From Vudumedia – Bilbao Song




Bill’s beer hall in Bilbao
Was the most fantastic place I’ve ever known.
On the dance floor the grass grew high,
Through the roof the moon was shining green
And the music really gave you some return on what you paid.
Now they’ve cleaned it up and made it middle class
With potted palms and aspree,
Very bourgeois, very bourgeois,
Just another place to put your ass.
They’ve cleaned up all the booze and broken glass,
On parquet floors you can’t grow grass,
They’ve shut the green moon out because of rain
And the music makes you cringe now when you think of what you paid.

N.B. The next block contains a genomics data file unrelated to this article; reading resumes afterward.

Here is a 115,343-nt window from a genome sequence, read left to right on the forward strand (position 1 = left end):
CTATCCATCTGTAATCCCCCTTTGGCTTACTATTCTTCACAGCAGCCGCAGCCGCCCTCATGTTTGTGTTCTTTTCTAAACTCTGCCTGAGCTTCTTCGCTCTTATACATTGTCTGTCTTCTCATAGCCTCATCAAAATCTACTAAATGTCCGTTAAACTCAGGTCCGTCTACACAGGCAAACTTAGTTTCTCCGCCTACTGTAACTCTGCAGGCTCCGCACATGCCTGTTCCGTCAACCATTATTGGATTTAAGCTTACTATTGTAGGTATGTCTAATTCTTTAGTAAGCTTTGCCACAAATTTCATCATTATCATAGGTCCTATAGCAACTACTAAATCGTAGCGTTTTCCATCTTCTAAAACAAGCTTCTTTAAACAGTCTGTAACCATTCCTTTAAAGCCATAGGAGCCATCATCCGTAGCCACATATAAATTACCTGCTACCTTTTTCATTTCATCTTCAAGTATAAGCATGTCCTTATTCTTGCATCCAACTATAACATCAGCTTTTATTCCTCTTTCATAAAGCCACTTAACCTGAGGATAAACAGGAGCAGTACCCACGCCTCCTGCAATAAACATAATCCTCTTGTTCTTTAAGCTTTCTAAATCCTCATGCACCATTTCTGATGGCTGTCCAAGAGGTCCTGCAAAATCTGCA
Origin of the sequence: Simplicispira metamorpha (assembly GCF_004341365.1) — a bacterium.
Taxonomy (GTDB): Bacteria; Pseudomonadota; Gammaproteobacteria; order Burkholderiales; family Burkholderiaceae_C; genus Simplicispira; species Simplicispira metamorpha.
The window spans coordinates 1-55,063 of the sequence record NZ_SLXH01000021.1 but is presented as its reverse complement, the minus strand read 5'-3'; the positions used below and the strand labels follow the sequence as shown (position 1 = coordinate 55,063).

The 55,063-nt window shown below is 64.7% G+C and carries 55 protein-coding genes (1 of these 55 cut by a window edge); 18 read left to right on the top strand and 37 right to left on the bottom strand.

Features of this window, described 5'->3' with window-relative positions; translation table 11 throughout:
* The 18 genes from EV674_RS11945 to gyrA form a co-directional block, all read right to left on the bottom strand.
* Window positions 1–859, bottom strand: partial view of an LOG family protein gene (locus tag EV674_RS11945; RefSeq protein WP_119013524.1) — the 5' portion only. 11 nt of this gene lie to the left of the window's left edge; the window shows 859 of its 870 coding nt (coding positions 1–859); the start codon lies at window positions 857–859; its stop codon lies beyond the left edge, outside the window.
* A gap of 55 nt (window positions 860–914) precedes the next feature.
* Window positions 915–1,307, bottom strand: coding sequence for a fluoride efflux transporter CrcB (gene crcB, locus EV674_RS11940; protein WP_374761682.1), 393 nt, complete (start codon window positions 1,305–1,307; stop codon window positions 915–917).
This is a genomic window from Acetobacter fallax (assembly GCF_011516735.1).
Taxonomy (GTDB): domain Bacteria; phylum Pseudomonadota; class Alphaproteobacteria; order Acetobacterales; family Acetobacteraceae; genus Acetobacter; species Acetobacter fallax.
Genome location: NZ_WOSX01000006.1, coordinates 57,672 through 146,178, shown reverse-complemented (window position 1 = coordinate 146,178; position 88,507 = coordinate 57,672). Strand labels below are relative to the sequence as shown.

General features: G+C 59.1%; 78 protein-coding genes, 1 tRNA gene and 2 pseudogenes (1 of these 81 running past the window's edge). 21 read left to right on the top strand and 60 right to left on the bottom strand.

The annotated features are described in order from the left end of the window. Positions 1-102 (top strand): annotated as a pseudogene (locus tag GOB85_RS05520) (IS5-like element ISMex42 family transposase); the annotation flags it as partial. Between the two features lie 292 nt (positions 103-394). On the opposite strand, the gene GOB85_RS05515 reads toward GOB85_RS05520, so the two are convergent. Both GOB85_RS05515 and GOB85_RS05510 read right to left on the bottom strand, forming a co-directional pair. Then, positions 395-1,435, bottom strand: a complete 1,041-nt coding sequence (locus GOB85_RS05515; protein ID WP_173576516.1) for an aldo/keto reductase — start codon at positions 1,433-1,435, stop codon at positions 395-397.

Hey Joe, play that ol’ song they always played.


From Hopper Ink – San Ignation




From La Machine Gráfica – Lost Letters in Bilbao




1. Disco 3
Berastegui, 1

2. Bar-Restaurante Isla de Loto
Gran Vía, 19

3. Bar Ereaga
Villarías, 2
Original sign removed

4. Cafetería Bilbao 70
Colón de Larreátegui, 40
Original sign removed

5. La Bacalada
Belosticalle, 17-19
Business closed, sign remains

6. Cafetería New York
Buenos Aires Kalea, 15
Business closed, sign remains

7. Cocinas Leyre
Gran Vía, 63

8. Bar Gaspy
Cortes, 19
Still standing!

9. Bar-Restaurante San Fran
San Francisco, 27
Still standing!

10. Bar Irache
Colón de Larreátegui, 33
Still standing!

11. Sombrerería Gorostiaga
Victor, 9
Still standing!

12. Farmacia Arrieta
Licenciado Poza, 38
Still standing!

13. Coctelería Bar Tito’s
Rodríguez Arias, 8
Still standing!


Design Studios

Meneo: | @dalemeneo
Eider Corral: | @Eiderina
Vudumedia: | @@vudumedia
Hopper Ink:
La Machine: